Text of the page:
Finally, the original texts say, "130 children--born in Hamelin--were led out of the town by a piper wearing multicolored clothes." They didn't just leave; they were led out of town. Could this leader have been Nicholas of Cologne? We don't know what kind of clothing Nicholas wore, but I assume he was dressed in the patched and fraying clothing of a peasant. "Little is known about Nicholas except that he originated from the countryside near Cologne and carried a cross shaped like a T (the tau cross), which was his charismatic emblem" ("Children's Crusade," Encyclopedia Brittanica). Maybe the cross could have been confused for a pipe? Okay, I'll admit that's a bit of stretch, but it is a possible theory if the people of Hamelin's memory was truly "distorted." Even it was not Nicholas himself who was recruiting the children, however, this theory sees "the unnamed Piper as their leader or a recruiting agent. The townspeople made up this story (instead of recording the facts) to avoid the wrath of the church or the king" ("Pied Piper of Hamelin," Wikipedia). Pretty good theory, then, right?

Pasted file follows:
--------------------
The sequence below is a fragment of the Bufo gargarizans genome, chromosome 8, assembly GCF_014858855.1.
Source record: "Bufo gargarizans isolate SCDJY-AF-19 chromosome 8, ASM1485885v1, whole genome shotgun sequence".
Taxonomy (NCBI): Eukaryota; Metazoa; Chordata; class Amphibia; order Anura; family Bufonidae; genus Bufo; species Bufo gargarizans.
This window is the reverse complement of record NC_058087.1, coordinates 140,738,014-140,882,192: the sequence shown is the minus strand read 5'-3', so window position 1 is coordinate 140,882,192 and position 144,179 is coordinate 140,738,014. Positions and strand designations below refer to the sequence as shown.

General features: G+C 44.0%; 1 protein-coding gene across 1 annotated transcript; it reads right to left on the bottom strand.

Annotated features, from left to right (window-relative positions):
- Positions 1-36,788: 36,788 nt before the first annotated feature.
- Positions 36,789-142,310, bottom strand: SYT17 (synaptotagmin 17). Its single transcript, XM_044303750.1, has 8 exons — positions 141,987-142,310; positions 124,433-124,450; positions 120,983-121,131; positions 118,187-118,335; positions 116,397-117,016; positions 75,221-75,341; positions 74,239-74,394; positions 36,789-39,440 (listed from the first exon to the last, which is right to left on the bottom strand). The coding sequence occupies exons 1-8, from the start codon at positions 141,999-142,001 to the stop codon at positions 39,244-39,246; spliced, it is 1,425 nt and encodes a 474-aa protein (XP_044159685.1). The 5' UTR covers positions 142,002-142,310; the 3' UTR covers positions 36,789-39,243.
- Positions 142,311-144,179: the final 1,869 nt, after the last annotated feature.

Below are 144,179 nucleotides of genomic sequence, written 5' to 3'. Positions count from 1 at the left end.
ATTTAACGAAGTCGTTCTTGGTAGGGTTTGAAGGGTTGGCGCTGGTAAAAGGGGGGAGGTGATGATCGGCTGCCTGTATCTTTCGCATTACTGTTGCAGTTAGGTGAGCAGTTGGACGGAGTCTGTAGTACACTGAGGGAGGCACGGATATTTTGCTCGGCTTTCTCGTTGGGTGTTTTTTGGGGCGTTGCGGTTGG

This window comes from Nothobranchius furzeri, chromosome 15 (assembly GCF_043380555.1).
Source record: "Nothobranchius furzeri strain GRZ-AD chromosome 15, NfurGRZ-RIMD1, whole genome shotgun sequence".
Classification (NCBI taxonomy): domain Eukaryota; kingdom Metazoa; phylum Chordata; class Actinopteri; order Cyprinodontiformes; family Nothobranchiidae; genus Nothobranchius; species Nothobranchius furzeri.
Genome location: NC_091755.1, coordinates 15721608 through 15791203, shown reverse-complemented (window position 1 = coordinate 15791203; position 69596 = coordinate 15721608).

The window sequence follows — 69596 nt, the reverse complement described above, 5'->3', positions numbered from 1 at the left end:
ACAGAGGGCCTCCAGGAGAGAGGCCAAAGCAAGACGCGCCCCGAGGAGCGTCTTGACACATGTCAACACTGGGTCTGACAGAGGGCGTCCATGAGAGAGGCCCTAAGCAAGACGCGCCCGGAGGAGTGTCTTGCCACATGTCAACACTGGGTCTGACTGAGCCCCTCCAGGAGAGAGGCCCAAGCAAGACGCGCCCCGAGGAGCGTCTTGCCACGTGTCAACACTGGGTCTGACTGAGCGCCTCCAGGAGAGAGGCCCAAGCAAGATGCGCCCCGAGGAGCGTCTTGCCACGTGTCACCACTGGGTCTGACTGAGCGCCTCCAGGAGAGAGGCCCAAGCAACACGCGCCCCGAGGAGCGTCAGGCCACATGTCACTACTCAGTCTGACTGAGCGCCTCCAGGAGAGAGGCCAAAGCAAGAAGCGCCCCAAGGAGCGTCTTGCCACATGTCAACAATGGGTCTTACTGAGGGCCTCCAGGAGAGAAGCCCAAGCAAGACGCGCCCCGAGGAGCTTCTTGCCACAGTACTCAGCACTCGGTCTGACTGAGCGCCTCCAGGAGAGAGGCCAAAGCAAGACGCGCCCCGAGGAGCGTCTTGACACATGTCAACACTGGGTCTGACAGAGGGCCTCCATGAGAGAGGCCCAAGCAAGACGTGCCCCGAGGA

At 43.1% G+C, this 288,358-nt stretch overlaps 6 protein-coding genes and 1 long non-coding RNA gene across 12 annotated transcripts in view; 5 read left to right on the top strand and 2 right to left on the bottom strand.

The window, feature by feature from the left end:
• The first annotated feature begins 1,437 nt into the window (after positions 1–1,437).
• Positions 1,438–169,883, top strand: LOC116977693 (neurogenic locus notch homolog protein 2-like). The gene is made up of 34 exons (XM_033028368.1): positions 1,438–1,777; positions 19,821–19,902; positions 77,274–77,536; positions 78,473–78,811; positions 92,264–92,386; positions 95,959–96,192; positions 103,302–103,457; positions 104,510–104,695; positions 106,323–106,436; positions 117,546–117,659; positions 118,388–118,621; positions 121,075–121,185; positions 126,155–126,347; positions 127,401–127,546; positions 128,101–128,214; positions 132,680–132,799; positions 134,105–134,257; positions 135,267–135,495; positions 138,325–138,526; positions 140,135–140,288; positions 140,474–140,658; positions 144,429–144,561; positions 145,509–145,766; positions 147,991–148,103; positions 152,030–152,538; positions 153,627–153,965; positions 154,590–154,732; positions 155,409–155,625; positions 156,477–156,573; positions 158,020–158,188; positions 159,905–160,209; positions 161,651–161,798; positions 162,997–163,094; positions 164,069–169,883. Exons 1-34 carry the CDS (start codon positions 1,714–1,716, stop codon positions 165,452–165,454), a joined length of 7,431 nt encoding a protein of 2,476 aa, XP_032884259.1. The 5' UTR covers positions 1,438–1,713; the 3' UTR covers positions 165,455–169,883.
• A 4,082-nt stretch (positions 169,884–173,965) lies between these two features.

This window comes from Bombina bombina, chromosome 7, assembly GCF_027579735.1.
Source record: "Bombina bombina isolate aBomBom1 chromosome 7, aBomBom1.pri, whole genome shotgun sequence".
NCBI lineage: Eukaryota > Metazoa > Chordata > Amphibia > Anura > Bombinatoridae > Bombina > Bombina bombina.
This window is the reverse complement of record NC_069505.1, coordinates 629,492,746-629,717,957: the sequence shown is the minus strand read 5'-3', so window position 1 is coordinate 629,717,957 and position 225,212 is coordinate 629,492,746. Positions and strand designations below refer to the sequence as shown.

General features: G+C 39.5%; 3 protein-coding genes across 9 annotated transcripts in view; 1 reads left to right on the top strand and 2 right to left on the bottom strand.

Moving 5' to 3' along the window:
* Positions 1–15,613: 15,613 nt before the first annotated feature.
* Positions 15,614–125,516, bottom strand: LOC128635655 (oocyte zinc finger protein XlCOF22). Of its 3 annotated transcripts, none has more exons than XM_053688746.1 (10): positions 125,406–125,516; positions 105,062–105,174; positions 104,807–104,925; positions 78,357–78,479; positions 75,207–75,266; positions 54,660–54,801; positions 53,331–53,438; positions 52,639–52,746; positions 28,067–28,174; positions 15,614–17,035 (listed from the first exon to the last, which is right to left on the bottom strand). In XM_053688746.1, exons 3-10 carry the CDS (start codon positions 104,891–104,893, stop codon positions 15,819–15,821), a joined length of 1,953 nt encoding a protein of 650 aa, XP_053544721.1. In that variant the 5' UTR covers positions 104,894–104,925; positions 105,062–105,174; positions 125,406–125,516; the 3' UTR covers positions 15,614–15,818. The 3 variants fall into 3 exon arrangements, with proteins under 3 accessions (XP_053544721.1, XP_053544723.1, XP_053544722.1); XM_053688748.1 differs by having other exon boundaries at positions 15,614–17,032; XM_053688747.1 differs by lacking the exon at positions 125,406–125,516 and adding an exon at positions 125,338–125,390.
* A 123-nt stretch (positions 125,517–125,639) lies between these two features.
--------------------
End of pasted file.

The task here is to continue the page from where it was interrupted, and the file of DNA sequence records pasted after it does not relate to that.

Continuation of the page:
The big problem with this theory is, of course, the time frame. If the children of Hamelin really disappeared in 1282, not in 1212, then they were probably not part of some doomed Children's Crusade. Besides, some of the children from the crusades survived and returned home, but there is no report of any of the missing children ever returning to Hamelin. In fact, they are said to have "disappeared forever," not just temporarily.
In the end though, I can't fully discredit this theory, and I certainly think it is one worth pondering.
In my next post, we will look at one of the more bizarre theories related to the story of the Pied Piper of Hamelin. Prepare yourself for a pagan massacre.
Word and Book Lover.